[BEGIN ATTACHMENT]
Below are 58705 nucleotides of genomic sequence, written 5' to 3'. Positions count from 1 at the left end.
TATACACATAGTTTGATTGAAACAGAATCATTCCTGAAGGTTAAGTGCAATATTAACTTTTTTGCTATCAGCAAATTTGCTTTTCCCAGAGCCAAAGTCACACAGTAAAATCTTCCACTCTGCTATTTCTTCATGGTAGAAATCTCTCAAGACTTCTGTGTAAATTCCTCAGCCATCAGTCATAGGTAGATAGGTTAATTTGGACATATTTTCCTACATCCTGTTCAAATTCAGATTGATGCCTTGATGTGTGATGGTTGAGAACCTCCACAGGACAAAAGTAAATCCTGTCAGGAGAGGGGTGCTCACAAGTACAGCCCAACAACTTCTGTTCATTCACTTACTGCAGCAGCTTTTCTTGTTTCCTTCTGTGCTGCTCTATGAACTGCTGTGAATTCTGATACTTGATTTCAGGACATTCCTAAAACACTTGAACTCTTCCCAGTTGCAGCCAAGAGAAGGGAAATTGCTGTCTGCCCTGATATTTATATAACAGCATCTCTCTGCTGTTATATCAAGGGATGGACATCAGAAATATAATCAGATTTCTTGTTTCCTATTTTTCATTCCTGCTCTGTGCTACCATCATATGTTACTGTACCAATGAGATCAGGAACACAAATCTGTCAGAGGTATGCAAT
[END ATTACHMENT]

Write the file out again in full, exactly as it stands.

Below are 58705 nucleotides of genomic sequence, written 5' to 3'. Positions count from 1 at the left end.
TATACACATAGTTTGATTGAAACAGAATCATTCCTGAAGGTTAAGTGCAATATTAACTTTTTTGCTATCAGCAAATTTGCTTTTCCCAGAGCCAAAGTCACACAGTAAAATCTTCCACTCTGCTATTTCTTCATGGTAGAAATCTCTCAAGACTTCTGTGTAAATTCCTCAGCCATCAGTCATAGGTAGATAGGTTAATTTGGACATATTTTCCTACATCCTGTTCAAATTCAGATTGATGCCTTGATGTGTGATGGTTGAGAACCTCCACAGGACAAAAGTAAATCCTGTCAGGAGAGGGGTGCTCACAAGTACAGCCCAACAACTTCTGTTCATTCACTTACTGCAGCAGCTTTTCTTGTTTCCTTCTGTGCTGCTCTATGAACTGCTGTGAATTCTGATACTTGATTTCAGGACATTCCTAAAACACTTGAACTCTTCCCAGTTGCAGCCAAGAGAAGGGAAATTGCTGTCTGCCCTGATATTTATATAACAGCATCTCTCTGCTGTTATATCAAGGGATGGACATCAGAAATATAATCAGATTTCTTGTTTCCTATTTTTCATTCCTGCTCTGTGCTACCATCATATGTTACTGTACCAATGAGATCAGGAACACAAATCTGTCAGAGGTATGCAAT